There Is No Conflict Between Creating Jobs and Protecting the Environment

In the face of science march protests all around the world today, Donald Trump tweeted the following in his defense:

Let’s set aside the factual inaccuracy that Trump is committed to clean air and water (one of his few legislative acts of the first 100 days was to allow coal companies to dump pollution into stream rivers, his administration has been fighting to gut emissions rules that protect air quality, and his massive proposed cuts to the Environmental Protection Agency will certainly do harm to the environment in various ways.) Trump is a liar as usual. But let’s just take his statement at face value for a moment.

Trump’s incoherent response is reflective of the typical conservative postulate that protecting the environment comes at the expense of jobs. But it does not.

First, let’s be clear that in the most generous application of “environmental protection costs jobs” philosophy, the jobs in question are only in the private sector. Conservative philosophy takes for granted that the only legitimate jobs are private sector, of course, but it would be a mistake to grant the conceit. Government doesn’t exist in order to steal from people for its own benefit. It exists in order to provide essential communal services that the free market either will not pay for, or will not provide to enough people to avert humanitarian disaster.  Education, police, firefighters, the military, roads, sewers, waterways, food and drug testing: these are all goods and services that the free market will not provide by itself except for the wealthy. Liberals and progressives would also add healthcare, child care, protections for minorities, restrictions on financial industry specualtion, and investments in science and the arts to the mix (among other things.)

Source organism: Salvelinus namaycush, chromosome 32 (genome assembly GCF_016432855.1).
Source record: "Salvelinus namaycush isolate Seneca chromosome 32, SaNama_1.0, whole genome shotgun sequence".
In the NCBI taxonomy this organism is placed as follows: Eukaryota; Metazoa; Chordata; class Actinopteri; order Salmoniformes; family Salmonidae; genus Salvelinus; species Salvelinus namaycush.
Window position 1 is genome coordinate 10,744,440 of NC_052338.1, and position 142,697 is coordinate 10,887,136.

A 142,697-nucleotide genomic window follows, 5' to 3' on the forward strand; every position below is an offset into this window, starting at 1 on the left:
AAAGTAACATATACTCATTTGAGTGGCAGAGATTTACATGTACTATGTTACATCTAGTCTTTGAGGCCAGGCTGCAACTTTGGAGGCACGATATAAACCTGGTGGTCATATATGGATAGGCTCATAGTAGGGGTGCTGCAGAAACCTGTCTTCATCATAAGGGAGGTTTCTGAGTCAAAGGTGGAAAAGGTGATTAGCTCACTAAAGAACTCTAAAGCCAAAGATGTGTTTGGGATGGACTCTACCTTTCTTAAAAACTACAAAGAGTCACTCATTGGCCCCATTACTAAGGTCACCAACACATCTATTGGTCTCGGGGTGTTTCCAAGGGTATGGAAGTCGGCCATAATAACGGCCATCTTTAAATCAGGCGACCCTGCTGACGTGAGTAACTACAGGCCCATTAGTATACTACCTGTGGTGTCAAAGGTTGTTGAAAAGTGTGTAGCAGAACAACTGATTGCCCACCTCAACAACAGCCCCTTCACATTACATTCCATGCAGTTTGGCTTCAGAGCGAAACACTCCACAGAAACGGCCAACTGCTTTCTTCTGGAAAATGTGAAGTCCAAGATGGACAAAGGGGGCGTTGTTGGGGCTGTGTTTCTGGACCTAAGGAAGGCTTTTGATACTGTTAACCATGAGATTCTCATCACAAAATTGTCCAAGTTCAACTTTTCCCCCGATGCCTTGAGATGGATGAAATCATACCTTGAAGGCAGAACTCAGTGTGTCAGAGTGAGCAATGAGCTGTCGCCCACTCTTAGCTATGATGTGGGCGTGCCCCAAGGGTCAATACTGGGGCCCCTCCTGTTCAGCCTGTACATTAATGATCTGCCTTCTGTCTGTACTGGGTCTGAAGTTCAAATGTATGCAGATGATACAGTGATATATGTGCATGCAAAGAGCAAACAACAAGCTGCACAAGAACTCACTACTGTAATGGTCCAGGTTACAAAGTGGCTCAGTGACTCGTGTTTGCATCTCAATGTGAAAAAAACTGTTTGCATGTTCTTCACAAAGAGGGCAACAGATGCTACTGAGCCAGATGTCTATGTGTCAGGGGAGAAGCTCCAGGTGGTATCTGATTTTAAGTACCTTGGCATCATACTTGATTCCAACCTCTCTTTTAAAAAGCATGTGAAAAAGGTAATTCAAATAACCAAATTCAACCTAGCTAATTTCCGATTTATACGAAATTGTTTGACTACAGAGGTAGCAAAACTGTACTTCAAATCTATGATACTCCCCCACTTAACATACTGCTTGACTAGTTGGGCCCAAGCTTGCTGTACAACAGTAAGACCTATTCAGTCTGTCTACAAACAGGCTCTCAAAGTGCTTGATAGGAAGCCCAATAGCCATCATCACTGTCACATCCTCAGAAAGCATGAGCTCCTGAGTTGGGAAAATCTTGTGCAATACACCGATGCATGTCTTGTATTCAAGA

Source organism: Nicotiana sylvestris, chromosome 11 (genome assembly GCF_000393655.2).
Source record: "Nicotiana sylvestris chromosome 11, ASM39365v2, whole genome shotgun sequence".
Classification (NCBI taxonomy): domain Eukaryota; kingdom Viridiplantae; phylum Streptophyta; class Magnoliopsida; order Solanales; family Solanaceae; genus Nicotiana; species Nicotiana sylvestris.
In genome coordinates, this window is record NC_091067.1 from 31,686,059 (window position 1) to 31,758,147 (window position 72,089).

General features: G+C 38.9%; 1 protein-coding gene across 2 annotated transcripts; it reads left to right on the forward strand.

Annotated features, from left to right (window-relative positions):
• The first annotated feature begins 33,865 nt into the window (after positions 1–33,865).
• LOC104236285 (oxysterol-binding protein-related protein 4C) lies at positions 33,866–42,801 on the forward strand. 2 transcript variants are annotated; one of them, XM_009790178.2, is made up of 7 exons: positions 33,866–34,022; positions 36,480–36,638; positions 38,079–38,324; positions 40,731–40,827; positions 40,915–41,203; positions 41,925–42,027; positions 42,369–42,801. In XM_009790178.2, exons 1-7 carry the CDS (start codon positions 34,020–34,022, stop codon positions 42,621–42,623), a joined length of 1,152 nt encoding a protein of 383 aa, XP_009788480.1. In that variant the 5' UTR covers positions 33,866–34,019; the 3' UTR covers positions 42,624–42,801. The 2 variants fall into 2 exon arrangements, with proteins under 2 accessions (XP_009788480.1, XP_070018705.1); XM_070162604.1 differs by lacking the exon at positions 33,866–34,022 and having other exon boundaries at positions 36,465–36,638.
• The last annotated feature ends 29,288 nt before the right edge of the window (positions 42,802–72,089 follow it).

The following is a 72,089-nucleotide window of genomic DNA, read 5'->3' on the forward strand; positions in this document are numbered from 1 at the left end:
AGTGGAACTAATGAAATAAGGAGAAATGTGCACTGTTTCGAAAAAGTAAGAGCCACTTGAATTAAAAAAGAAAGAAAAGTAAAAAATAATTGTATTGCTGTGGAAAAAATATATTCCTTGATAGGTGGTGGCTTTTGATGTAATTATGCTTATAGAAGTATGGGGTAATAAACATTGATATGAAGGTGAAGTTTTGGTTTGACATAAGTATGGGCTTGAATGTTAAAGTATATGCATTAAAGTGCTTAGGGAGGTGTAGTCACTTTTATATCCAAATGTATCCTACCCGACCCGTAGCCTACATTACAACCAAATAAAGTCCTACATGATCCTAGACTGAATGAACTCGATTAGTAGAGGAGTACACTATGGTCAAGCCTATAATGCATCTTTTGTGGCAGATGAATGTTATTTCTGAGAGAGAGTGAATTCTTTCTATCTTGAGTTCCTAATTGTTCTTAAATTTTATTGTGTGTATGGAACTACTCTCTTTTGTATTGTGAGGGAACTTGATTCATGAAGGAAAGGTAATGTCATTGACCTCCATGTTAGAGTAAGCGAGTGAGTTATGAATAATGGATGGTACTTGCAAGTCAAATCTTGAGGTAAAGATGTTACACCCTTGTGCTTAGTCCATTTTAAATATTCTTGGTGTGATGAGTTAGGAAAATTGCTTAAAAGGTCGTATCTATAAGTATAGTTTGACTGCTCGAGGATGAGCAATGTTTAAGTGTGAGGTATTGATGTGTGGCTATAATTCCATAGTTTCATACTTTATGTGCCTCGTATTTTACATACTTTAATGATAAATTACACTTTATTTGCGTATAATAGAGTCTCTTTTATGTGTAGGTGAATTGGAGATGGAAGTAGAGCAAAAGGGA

There is no reason that in an era of record inequality and corporate profits, government investment in clean energy and environmental protection jobs paid for with progressive taxation cannot provide millions of much-needed jobs. With the loss of low-skill labor driving much of the populist anger that helped fuel the Sanders and Trump movements, an Apollo Program-style investment in green energy retrofitting would do much to help abate the problem. Millions of good-paying, low- and medium-skill jobs could be created in putting solar panels on roofs, sealing windows, building wind farms, scrubbing factories, building rail, and similar work. It would be a better, more permanent and more productive investment than the conservatives’ proposed border walls and increases to military spending.

Second, it’s not at all clear that environmental protection actually does cost private sector jobs in significant margins. Trump seems oddly obsessed with protecting the coal industry, but the entire coal industry employs fewer people than Arby’s. It’s not regulations but rather the cheap availability of natural gas that is killing coal. The near destruction of the American auto industry wasn’t due to overregulation of emissions, but the opposite: as consumers showed a clear preference for cars with good gas mileage, Detroit was still pumping out gas guzzling SUVs. Had American regulations been more stringent, American auto companies might not have driven themselves so deep into a ditch: it was the free market that put Honda and Toyota at the top of the automobile food chain, not the EPA.

In fact, America’s reasonable environmental regulations don’t seem to have much negative impact on employment at all.

Finally, there is the negative consequence of doing nothing. Poisoned rivers and bad air come at high social health and other related costs, which society bears on the back end. Tourism-related industries suffer. And then, of course, there’s the big bad wolf of climate change that literally imperils civilization itself if it remains unaddressed. Even if you believe that a carbon tax or other regulations will have a significant negative jobs impact in the short term (it wouldn’t), but long-term impacts of doing nothing would be far, far worse.

There is no reason to be trapped into a false dichotomy between creating jobs and protecting the environment. They are mutually beneficial and achievable goals. It’s just that the owners of polluting enterprises don’t want any threat to their bloated profit margins, or tax increases to pay for the necessary investments.

David Atkins

David Atkins is a writer, activist and research professional living in Santa Barbara. He is a contributor to the Washington Monthly's Political Animal and president of The Pollux Group, a qualitative research firm.